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Kincaid address the reader, “you,” throughout A Small Place, especially in the opening section, in which she describes the vacation experience that a “typical” tourist would have in Antigua as well as what this person doesn’t understand about this place. Kincaid’s “typical” tourist is a white, middle-class person from Europe, the United States, or Canada, with the attitudes and assumptions Kincaid thinks are common to those with this background. The details of Antigua that Kincaid chooses to describe or emphasize are those that, to her, would be most striking to a comfortable, bourgeois, Western tourist. Kincaid characterizes “you” as basically well-meaning but ignorant and somewhat callous. “You” have an ordinary life at home, with people who love you. Your travels are motivated by boredom, and you want to observe the lives of others in a beautiful place.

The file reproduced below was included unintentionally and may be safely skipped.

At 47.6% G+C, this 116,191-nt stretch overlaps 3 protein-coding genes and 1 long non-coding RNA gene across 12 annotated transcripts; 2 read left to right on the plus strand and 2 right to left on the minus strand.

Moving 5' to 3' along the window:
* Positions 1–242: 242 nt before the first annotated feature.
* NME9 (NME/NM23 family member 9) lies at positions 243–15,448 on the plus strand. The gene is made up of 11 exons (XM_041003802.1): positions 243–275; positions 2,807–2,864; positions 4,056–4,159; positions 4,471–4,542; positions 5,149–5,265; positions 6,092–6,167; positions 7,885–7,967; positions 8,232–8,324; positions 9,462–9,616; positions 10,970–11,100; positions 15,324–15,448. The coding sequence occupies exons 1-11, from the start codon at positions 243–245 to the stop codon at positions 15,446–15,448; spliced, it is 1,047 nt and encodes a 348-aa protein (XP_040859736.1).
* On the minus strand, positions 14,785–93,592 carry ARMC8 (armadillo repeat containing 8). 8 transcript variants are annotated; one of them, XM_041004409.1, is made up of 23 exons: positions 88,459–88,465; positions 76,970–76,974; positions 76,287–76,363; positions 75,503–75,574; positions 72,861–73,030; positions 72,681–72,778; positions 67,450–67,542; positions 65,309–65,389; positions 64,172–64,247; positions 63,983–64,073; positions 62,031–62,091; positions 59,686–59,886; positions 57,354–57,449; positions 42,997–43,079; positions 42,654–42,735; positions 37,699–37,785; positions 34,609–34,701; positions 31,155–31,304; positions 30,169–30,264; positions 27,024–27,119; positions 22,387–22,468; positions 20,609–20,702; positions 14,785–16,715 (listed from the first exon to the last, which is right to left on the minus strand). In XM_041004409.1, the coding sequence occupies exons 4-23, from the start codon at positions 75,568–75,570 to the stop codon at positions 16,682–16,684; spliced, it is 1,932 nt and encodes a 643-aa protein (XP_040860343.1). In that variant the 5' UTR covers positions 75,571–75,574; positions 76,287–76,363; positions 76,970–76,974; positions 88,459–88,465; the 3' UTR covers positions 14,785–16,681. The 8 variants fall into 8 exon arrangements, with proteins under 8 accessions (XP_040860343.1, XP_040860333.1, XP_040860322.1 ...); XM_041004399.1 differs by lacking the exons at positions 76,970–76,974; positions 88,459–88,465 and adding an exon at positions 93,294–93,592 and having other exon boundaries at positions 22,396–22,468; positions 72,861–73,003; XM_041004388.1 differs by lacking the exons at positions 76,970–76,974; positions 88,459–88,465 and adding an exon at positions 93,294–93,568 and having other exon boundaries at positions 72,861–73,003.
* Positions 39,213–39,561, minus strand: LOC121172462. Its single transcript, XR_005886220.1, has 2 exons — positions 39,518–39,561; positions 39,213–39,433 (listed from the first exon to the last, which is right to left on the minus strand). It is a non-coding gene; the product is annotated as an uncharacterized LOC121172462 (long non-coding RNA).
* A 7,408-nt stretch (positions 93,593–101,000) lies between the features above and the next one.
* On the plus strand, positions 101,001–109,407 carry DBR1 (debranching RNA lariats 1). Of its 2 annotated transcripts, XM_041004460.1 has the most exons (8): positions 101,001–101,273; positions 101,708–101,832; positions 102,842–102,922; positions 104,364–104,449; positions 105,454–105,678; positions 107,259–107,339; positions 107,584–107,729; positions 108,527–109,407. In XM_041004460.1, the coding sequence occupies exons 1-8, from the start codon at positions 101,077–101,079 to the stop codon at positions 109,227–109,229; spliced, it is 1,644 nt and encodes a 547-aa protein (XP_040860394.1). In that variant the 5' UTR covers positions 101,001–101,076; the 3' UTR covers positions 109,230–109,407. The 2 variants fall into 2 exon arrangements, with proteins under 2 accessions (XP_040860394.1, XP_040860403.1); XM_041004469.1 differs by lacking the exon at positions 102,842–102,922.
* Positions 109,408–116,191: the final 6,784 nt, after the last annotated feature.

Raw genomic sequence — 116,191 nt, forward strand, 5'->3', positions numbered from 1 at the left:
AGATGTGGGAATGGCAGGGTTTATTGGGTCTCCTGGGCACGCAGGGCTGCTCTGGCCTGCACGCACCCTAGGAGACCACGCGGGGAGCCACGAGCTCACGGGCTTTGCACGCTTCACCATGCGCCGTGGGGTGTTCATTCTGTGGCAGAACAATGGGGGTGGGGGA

For “you,” everything about the lives of the Antiguans, from their clothes to their personal habits, seems interesting and picturesque. What Kincaid wants to emphasize is that the lives of these others will always be opaque to an outsider, for whom they are part of the scenery of the “small place” they have chosen to visit. “You” are bound to miss the significance of such things as the noisy Japanese cars and the giant mansions. “You” are pleased that “your” trip is unlikely to be ruined by rain—but don’t understand the difficulties caused for the residents by a lack of fresh water. For Kincaid, however nice “you” may be at home, “you” are ugly as long as “you” are a tourist—someone for whom the poverty and labor of others are merely distractions from the boredom and emptiness of “your” own existence.